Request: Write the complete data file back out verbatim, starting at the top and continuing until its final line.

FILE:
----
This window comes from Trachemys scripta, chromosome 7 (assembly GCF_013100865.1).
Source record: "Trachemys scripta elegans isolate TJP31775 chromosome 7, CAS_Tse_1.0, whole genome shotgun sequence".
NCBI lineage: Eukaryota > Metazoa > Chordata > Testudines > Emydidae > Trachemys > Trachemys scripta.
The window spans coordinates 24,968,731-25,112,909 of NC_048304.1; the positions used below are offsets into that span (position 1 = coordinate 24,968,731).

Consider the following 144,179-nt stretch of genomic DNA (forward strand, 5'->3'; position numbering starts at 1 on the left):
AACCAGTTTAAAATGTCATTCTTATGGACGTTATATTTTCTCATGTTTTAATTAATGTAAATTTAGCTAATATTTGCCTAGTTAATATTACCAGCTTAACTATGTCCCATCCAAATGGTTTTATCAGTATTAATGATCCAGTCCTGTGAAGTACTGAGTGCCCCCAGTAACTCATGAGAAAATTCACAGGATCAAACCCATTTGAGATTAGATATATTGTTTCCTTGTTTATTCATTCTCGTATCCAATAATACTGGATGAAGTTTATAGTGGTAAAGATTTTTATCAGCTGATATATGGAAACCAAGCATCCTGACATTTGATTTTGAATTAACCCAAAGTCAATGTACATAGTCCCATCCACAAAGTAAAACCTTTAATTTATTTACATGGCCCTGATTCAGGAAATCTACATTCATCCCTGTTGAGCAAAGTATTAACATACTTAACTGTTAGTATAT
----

This window comes from Trachemys scripta, chromosome 7 (assembly GCF_013100865.1).
Source record: "Trachemys scripta elegans isolate TJP31775 chromosome 7, CAS_Tse_1.0, whole genome shotgun sequence".
NCBI lineage: Eukaryota > Metazoa > Chordata > Testudines > Emydidae > Trachemys > Trachemys scripta.
The window spans coordinates 24,968,731-25,112,909 of NC_048304.1; the positions used below are offsets into that span (position 1 = coordinate 24,968,731).

Consider the following 144,179-nt stretch of genomic DNA (forward strand, 5'->3'; position numbering starts at 1 on the left):
AACCAGTTTAAAATGTCATTCTTATGGACGTTATATTTTCTCATGTTTTAATTAATGTAAATTTAGCTAATATTTGCCTAGTTAATATTACCAGCTTAACTATGTCCCATCCAAATGGTTTTATCAGTATTAATGATCCAGTCCTGTGAAGTACTGAGTGCCCCCAGTAACTCATGAGAAAATTCACAGGATCAAACCCATTTGAGATTAGATATATTGTTTCCTTGTTTATTCATTCTCGTATCCAATAATACTGGATGAAGTTTATAGTGGTAAAGATTTTTATCAGCTGATATATGGAAACCAAGCATCCTGACATTTGATTTTGAATTAACCCAAAGTCAATGTACATAGTCCCATCCACAAAGTAAAACCTTTAATTTATTTACATGGCCCTGATTCAGGAAATCTACATTCATCCCTGTTGAGCAAAGTATTAACATACTTAACTGTTAGTATAT